In new play Dead or Alive? A Drama in the Womb, premiering this week at London’s Theatro Technis, a pregnant woman ponders whether to abort twin embryos. It’s been 50 years since abortions became legal in the UK, but many issues around abortion rights are far from settled in the British Isles.
On 25 May 2018, Irish voters take to the polls in a referendum on decriminalising abortion, while here in the UK, the Scottish government’s plans to make abortion-inducing drugs available is under court scrutiny and, in London, campaigners have clashed over protest access outside family planning clinics. Meanwhile, many doctors and other experts, including Dead or Alive?‘s author Keith Hindell, argue that The Abortion Act of 1967 is no longer fit for purpose.
Below, Hindell summarises the need for further abortion reform and, below, we round up other recent, related headlines and opinions. You can also read our separate interview with Hindell here. Over to you to see the play and debate the issues!
The Abortion Act 1967 has liberated pregnant women from their biological imperative. Drafted as a law to allow abortions only in specified circumstances, in practice it was gradually applied more liberally as demand grew, medical techniques improved and most important of all, pills were invented which were almost foolproof in early pregnancy. Now its requirements look restrictive and unnecessary.
The pills are so reliable and safe that they can be taken in early pregnancy without medical supervision or follow up. In most cases, the effect on the woman is similar to a bad period.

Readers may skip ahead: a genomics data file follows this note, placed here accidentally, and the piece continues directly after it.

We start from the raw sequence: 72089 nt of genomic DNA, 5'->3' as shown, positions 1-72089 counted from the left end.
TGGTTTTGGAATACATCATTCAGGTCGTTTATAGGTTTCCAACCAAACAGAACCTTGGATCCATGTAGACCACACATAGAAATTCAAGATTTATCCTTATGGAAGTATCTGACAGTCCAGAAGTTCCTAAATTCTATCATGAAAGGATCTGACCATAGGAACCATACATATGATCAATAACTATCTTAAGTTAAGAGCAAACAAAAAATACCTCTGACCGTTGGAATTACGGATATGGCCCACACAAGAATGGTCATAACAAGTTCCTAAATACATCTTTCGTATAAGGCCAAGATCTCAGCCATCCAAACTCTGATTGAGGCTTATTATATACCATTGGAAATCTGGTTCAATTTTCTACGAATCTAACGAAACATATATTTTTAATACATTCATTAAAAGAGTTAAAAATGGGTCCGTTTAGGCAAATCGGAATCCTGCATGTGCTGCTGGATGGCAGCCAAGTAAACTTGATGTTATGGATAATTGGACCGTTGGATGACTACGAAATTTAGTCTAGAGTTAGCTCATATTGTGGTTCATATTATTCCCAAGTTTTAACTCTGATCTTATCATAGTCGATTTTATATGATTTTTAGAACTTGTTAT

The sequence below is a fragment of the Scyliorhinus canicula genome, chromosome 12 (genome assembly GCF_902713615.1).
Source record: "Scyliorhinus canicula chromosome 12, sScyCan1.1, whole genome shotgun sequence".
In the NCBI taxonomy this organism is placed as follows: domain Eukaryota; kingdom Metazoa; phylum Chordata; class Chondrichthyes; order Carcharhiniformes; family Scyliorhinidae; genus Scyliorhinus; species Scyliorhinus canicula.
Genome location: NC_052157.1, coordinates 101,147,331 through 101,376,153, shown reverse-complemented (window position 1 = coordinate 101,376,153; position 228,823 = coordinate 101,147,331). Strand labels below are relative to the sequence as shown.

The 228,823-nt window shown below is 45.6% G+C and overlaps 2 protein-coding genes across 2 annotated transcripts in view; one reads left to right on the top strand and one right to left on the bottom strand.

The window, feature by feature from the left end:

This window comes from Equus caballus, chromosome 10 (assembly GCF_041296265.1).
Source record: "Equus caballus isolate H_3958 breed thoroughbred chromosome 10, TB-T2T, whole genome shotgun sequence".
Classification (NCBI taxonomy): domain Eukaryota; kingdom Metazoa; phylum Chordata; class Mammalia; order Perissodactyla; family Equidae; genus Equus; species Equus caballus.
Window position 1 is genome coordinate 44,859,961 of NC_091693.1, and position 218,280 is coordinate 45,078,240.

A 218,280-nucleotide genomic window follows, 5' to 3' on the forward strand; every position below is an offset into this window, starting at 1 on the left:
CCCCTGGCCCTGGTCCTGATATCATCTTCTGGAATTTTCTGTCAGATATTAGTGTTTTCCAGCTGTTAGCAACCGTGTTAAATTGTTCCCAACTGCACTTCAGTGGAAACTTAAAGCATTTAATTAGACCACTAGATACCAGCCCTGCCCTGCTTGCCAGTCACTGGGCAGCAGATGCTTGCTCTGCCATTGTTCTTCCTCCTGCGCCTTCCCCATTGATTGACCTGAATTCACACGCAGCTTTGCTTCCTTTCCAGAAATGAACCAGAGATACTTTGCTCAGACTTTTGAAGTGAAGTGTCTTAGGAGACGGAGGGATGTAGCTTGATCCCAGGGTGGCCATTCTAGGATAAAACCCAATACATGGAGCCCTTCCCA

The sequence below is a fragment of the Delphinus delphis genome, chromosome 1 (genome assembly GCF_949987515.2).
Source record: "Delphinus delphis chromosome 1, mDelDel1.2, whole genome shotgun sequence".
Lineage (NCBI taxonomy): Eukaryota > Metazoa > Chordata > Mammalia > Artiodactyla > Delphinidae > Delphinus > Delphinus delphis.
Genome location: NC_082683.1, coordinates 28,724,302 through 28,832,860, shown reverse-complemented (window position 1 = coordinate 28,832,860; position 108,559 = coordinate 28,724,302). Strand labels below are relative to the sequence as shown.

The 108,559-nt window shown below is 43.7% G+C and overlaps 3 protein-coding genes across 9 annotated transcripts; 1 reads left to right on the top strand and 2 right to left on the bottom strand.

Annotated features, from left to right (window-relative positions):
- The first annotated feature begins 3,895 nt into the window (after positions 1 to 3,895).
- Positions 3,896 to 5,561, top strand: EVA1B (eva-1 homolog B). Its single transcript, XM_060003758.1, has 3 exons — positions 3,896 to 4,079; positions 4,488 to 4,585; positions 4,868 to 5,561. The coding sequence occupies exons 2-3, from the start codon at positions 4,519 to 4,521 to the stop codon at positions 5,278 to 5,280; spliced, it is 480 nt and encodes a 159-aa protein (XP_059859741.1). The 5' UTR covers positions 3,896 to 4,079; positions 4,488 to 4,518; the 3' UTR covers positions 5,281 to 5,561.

Under a law of 1861, it’s still a criminal offence for a woman to procure her own abortion – despite the fact that, with the modern pills, some women use them on their own, bypassing the regulated abortion service, which is free in Britain.
“It’s still a criminal offence for a woman to procure her own abortion”
A majority of MPs voted in favour of repealing the criminal law on abortion, but no government of any party has proposed such a reform. So, although abortion is the keystone of women’s equality, healthy women, without mental or social problems, are technically not eligible for an abortion.
My interest in this subject was first aroused as a BBC producer in 1966 when Abortion Reform was being discussed in Parliament. I wrote two documentaries about the Silkin Bill and then the Steel Bill, which eventually became The Abortion Act of 1967.
From there I wrote a history of Abortion Reform with Madeleine Simms (a leading campaigner) and then became a Board Member of the non-profit Pregnancy Advisory Service. This service was set up to address the huge increase in demand for abortion, which the NHS could not meet. After ten years there, I resigned to become the BBC’s United Nations Correspondent, but my interest remained strong and continues.
Dead or Alive? runs from 15 to 26 May 2018 at Theatro Technis, 26 Crowndale Road, Camden, London NW1 1TT, with performances (75 minutes) every day except Sunday 20 May at 7.30pm. Tickets are priced £12 (concessions £10). CLICK HERE TO PURCHASE!